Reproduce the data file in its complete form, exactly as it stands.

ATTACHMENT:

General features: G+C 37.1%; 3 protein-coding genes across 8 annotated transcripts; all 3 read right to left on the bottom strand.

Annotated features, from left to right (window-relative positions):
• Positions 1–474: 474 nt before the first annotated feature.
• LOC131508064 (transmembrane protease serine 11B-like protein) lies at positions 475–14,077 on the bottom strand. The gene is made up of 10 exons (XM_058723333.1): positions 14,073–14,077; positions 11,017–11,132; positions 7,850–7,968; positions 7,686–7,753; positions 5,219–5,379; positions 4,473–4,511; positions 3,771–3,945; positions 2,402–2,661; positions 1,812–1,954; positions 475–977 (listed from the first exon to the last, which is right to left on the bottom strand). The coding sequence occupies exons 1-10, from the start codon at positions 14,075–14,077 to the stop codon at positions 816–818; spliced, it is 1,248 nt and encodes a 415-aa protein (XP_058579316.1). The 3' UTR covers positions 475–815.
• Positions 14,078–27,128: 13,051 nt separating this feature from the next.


General features: G+C 37.1%; 3 protein-coding genes across 8 annotated transcripts; all 3 read right to left on the bottom strand.

Annotated features, from left to right (window-relative positions):
• Positions 1–474: 474 nt before the first annotated feature.
• LOC131508064 (transmembrane protease serine 11B-like protein) lies at positions 475–14,077 on the bottom strand. The gene is made up of 10 exons (XM_058723333.1): positions 14,073–14,077; positions 11,017–11,132; positions 7,850–7,968; positions 7,686–7,753; positions 5,219–5,379; positions 4,473–4,511; positions 3,771–3,945; positions 2,402–2,661; positions 1,812–1,954; positions 475–977 (listed from the first exon to the last, which is right to left on the bottom strand). The coding sequence occupies exons 1-10, from the start codon at positions 14,075–14,077 to the stop codon at positions 816–818; spliced, it is 1,248 nt and encodes a 415-aa protein (XP_058579316.1). The 3' UTR covers positions 475–815.
• Positions 14,078–27,128: 13,051 nt separating this feature from the next.